THIS publication's WikiLeaks scoop (well done, by the way!) has certainly opened things up, and we are being hit in the face with what actually transpires behind those wondrous closed doors, and what others actually think of us, rightly or wrongly.
WikiLeaks No.153436, was the subject of a Dawn report last month under the heading ‘US thinks anti-Americanism rife in NDU’, a particularly topical topic considering what the month of May brought to us — revelations of not only the ineptitude of our civilian leadership but failings which we never imagined could crop up in our mighty military. It could possibly slightly illuminate the murk surrounding Abbottabad and Mehran.
In 2007, the National Defence College was upgraded as the National Defence University. Its role is “to impart higher education in policy and strategy formulation at various tiers with emphasis on national security and defence, and act as a national think tank”. Amongst its students are those considered by the military to be highly capable and educated graduates of the various military institutions.
That was the year that US ambassador Anne Patterson addressed the students of the NDU (her cable was not sent until 2008). Questions put to her were “astonishingly naïve and biased” about the US: “The elite crop of colonels and brigadiers are receiving biased NDU training with no chance to hear the alternative views of the US.” She was especially concerned about what she termed the “lost generation”, military officers who missed out on International Military Education and Training during the “sanction years” (1990 onwards to 2001).
Ms Patterson quoted a US colonel who had attended an NDU course who was not only startled at the anti-Americanism but also at the naivety evinced when it came to Pakistan’s security machinery and even its society.
This should surprise us, but no, it does not. Neither do the rank feelings about the US: “The senior-level instructors had misconceptions about US policies and culture and infused their lectures with these suspicions”, which are shared by the students though, as remarked the colonel, both instructors and students were happy having their children study at universities in the US and UK.
One must suppose that the good colonel was somewhat horrified when he wrote, as we are to read: “The NDU students also obtained financial perks, such as a free trip for pilgrimage that could be taken at the end of the class’ official travels.” So, the culture of freebie invalid Haj or umra trips is not confined to the civilian lot.
Our ambassador to the US, Husain Haqqani, here on a visit (with Senator John Kerry) was invited to address the NDU which he did on May 18. His subject was 'Emotion and reality in Pakistan’s foreign policy'. Pakistan emotions on the one hand, and US impatience on the other, have helped to build up, over the years, a trust deficit. No relationship is equal, it can never be (what HH did not say is that both partners have to be as tall as each other to be able to look one another in the eye). So why expect it to ever be — remember Lord Palmerston and his famous adage that in foreign policy there is not such thing as a permanent friend or a permanent enemy. National interest dictates.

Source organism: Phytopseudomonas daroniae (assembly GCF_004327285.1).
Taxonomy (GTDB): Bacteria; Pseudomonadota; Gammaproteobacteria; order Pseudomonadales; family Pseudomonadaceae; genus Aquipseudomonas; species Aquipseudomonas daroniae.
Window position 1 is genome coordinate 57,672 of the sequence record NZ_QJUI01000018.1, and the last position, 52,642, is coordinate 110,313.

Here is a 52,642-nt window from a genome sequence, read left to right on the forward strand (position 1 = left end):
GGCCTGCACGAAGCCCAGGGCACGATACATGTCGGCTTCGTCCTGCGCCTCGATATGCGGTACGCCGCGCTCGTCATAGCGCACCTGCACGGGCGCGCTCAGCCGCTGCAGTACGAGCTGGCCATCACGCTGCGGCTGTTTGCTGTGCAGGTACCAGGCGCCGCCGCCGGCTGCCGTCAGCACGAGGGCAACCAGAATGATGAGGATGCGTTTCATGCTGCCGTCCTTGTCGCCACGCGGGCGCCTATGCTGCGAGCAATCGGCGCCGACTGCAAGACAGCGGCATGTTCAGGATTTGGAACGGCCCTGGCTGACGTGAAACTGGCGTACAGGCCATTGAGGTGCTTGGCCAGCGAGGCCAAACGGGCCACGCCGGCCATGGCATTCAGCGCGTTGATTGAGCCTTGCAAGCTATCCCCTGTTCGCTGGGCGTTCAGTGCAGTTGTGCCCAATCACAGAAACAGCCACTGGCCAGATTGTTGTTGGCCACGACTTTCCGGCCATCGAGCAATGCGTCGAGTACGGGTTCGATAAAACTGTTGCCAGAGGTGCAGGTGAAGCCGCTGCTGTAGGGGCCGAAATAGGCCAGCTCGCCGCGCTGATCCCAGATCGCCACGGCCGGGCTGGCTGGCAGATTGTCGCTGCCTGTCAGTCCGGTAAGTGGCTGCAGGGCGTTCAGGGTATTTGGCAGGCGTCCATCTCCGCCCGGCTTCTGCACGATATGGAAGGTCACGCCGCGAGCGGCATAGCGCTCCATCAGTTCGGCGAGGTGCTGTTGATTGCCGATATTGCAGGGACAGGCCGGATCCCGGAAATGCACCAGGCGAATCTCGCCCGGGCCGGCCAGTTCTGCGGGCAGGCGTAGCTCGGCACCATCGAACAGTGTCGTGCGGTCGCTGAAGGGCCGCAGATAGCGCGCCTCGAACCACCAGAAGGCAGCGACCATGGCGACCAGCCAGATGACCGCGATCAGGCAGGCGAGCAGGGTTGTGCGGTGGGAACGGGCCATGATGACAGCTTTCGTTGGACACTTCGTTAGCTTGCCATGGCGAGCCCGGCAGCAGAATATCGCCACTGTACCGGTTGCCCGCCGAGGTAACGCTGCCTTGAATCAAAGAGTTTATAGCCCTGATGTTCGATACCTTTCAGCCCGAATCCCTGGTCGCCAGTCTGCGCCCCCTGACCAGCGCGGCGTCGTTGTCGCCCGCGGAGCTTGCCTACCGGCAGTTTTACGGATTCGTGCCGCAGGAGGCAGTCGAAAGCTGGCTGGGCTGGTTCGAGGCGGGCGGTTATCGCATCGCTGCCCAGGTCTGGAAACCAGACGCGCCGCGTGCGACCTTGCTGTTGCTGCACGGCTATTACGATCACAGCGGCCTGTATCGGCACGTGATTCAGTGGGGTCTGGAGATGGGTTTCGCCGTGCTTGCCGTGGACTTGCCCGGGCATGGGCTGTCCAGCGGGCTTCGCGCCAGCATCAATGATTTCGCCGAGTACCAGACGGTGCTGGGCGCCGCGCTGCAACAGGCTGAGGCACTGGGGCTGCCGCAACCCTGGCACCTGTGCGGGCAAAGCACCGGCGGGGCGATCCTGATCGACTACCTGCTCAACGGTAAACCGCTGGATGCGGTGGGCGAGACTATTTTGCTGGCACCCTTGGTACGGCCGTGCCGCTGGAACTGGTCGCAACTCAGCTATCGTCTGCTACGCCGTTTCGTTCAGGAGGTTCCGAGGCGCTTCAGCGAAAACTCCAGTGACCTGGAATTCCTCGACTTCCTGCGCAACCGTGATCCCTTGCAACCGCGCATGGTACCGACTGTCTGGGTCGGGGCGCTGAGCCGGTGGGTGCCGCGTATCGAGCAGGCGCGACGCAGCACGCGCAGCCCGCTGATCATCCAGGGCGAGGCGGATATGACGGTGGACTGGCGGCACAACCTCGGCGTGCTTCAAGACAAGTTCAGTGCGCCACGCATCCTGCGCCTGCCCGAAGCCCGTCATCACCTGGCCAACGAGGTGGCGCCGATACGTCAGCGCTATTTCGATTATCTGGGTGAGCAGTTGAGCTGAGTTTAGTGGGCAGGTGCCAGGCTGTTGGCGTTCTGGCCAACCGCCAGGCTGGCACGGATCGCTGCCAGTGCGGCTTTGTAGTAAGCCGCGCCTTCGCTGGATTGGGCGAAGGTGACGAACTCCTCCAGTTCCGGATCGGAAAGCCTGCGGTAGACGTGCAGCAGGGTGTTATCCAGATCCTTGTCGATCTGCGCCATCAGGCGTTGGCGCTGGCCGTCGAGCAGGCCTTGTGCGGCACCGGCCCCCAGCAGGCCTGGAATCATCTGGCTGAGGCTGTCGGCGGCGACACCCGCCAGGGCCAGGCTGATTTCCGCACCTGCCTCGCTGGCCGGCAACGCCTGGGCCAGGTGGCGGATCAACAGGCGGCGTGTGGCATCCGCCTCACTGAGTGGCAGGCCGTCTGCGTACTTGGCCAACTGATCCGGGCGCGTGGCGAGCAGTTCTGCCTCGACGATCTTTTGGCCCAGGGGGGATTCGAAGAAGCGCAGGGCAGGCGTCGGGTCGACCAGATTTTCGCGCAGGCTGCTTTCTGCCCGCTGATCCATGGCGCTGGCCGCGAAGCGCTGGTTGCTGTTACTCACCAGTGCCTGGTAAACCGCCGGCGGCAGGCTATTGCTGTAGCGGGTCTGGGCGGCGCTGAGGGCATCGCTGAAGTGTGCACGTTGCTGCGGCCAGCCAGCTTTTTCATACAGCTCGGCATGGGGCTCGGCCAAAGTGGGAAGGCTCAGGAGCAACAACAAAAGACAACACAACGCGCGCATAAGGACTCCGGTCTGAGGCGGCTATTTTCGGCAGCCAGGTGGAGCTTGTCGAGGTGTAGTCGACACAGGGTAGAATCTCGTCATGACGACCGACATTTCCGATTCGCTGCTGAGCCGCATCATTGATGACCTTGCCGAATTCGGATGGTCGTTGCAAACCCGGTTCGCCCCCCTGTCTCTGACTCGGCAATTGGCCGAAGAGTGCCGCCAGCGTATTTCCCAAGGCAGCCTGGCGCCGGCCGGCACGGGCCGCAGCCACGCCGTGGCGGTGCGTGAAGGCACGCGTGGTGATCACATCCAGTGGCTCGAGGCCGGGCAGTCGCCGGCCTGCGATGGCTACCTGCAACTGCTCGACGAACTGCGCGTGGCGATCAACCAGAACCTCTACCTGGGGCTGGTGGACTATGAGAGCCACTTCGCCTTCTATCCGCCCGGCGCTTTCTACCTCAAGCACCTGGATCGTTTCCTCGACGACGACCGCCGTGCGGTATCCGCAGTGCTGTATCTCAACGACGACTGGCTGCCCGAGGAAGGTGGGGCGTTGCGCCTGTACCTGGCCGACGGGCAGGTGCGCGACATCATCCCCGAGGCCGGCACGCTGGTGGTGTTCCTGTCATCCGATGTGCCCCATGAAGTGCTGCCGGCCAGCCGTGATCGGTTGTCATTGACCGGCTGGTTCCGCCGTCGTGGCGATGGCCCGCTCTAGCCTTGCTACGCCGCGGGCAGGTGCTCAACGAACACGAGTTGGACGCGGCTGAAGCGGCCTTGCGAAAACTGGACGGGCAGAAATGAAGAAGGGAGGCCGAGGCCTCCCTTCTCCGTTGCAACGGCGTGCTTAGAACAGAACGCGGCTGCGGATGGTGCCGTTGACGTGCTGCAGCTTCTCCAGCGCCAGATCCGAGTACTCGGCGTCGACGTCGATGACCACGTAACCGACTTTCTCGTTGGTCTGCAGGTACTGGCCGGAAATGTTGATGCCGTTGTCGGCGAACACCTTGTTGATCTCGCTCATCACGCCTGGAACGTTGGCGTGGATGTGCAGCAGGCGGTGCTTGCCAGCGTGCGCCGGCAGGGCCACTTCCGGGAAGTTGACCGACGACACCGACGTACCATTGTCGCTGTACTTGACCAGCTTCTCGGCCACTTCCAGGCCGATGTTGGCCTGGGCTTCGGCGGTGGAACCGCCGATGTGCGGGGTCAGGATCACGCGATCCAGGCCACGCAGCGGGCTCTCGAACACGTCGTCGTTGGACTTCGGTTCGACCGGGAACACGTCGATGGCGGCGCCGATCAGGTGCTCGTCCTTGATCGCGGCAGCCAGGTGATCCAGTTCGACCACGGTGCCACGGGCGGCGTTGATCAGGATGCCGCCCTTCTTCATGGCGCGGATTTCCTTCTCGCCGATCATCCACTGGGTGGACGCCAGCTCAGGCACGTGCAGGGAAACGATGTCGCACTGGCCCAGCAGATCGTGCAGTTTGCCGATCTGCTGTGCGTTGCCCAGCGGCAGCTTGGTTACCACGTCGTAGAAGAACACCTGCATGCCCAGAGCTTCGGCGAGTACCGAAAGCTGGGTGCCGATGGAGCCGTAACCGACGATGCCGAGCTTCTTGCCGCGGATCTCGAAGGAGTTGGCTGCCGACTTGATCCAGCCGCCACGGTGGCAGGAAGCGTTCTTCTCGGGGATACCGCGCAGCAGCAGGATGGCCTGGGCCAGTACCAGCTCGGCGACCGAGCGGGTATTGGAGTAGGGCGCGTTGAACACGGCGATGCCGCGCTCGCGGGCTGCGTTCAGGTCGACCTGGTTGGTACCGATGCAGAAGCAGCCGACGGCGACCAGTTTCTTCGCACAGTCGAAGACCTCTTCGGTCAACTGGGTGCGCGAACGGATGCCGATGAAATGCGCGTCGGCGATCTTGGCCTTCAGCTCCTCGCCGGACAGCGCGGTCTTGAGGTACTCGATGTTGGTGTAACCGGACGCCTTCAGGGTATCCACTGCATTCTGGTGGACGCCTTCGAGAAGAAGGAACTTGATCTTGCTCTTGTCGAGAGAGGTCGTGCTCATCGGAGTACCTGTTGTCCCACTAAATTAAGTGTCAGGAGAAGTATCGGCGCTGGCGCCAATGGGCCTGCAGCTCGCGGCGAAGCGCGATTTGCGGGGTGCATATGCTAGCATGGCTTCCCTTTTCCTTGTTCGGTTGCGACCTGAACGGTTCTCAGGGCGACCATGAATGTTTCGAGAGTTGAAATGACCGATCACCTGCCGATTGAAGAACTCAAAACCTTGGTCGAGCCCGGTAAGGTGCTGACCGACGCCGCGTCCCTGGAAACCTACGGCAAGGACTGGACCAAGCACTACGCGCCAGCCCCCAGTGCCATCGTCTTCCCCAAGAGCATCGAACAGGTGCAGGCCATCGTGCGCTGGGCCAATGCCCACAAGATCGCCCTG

At one point, early in his talk, he asked how many amongst his audience considered Pakistan’s principal security threat to be from India, or from within, or from the US, One third of the attendees indicated that it came from the US. How did he respond?
“If it really comes from the United States then we’ve already lost, ladies and gentlemen, because you can`t beat the United States in a military confrontation and that is the reality which we have to accept whatever our emotions. Because, let us be honest, we do not have the means to take on the one military power in the world that spends more on defence technology than the next 20 nations in the world. So that is where I think we sometimes end up having what I call an`emotional discussion`. I see it on Pakistani television all the time.”
What is needed is a logical, reality-based foreign policy to advance Pakistan’s interests and to focus on education and a growing Pakistan’s economy as a realistic way to secure Pakistan’s interests for the future.
HH spoke of the global village that this world has become and how this country needs to join in — but how can it when its population is largely illiterate? Only 52 per cent of Pakistan’s children go to school (in India it is 92 per cent, Bangladesh 96 per cent, Sri Lanka 99 per cent). And of our 180 millions, over 90 million are under the age of 18. How do we integrate uneducated youths into the global village?
Well, realistically, would we not respond, first of all Pakistan should sort out the real threat from within, domestic terrorism which is shedding much blood, and the threat from without, India, which has in the past shed blood. Then get on with the urgent task of educating the young people who are the future of this country and who need to be a part of the 21st century if this country is ever to progress, if it is ever to be at eye level with other countries.
And, importantly, as said US Secretary of State Hilary Clinton recently in direct and clear language, we should realise that it is “up to Pakistan’s leaders” to stop blaming the United States for their country’s myriad economic, governance and security problems. “Anti-Americanism and conspiracy theories will not make the problems disappear.”